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This story was published in Radio Recall, the journal of the Metropolitan Washington Old-Time Radio Club, published six times per year.

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Don't Wait for Movie
by Martin Grams, Jr ©2013
(From Radio Recall, June 2013)

In reference to Apritlssue the WAKE UP AND LIVE (1937), the movie is presently owned by 20th Century Fox and Fox rarely screens older movies on cable TV channels which the studio feels has no commercial value. Sad fact to make, but Turner Classic Movies and AMC will not be screening the movie anytime soon, as suggested otherwise in your recent issue of RADIO RECALL

The film is available on DVD at www coyerout.com and was screened at a recent Mid-Atlantic Nostalgia Convention. Any effort to watch this movie will more than likely result from a DVD purchase than waiting for a cable TV airing. Turner rarely licenses from Fox and when they do, only films that are released to DVO on a commercial level.

According to the Associated Press, a new movie about Edgar Bergen and Charlie McCarthy wilt be coming out soon. The producer of this film is Bergen's daughter, Candice, and the screenplay will be based upon her biographical book, Knock On Wood.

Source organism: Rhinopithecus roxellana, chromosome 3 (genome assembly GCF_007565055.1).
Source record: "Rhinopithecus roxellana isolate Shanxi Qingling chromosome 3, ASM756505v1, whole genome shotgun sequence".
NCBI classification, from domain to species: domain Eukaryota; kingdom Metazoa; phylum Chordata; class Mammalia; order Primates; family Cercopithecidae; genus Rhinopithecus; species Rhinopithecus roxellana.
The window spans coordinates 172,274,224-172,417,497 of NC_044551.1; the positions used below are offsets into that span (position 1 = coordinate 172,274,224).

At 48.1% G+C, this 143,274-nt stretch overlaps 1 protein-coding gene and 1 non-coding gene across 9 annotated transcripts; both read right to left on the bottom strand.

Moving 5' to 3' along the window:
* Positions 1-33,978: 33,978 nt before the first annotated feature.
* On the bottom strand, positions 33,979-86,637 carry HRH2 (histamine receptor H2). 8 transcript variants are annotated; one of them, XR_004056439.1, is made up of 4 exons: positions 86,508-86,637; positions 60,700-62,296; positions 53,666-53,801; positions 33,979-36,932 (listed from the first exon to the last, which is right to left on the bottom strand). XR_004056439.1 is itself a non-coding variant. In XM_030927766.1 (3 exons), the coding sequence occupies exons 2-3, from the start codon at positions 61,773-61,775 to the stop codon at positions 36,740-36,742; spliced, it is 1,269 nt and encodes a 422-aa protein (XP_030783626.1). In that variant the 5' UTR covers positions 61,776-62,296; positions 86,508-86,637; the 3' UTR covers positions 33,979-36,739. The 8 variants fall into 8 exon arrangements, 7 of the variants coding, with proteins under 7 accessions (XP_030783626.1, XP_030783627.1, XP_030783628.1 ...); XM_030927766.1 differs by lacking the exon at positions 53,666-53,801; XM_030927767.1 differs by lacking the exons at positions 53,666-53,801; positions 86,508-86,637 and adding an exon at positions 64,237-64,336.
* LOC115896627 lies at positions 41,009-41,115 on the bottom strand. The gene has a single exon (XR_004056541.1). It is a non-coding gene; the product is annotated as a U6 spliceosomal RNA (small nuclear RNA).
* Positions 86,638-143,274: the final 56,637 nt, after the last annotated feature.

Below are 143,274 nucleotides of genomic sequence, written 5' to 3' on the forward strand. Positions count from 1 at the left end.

The movie's two other prcx1ucers are James Francis Trezza and Pad Widener who stated they want to introduce a new generation to the early days of vaudeville, where Edgar started. They have selected Barbara Turner who worked with them on their film, Pollock, to be the screen writer

Edgar Bergen died at age 75 in 1978; his dummy, Charlie McCarthy, now resides in the Smithsonian Museum. The three foot high wooden character always got all the best lines in their radio show.

A release date for this motion picture has not been announced yet.

The Library of Congress recently acquired the massive collection of audiovisual materials generated by sports broadcaster, Bob Wolff. The Library's tentative inventory indicates about 1500 items (discs, reels, cassettes, video and motion picture film) totaling 2000 hours of footage.

Wolff, whom the GUinness Book of Records designated as the longest serving sports broadcaster donated his 74 years of audio and . visual archives to the Library. About a fourth of the collection will be digitalized and later made available on-line.

Radio Annual of 1938 reported that the 1 st patent on the wireless went to Dr. Mahlon Loomis of Washington, DC on June 30, 1872. That would make it 22 years before Marconi sent out wireless signals on his father's estate. Loomis, a D.C. dentist, beamed radio signals in the mountains near Terra Alta, WV. Radio's first inventor is open to debate. (See Dan Hughes' article on another "first radio inventor" Nathan Stubblefield of KY in our August 2010 issue, which you can read on the club web site under RADIO RECALL.)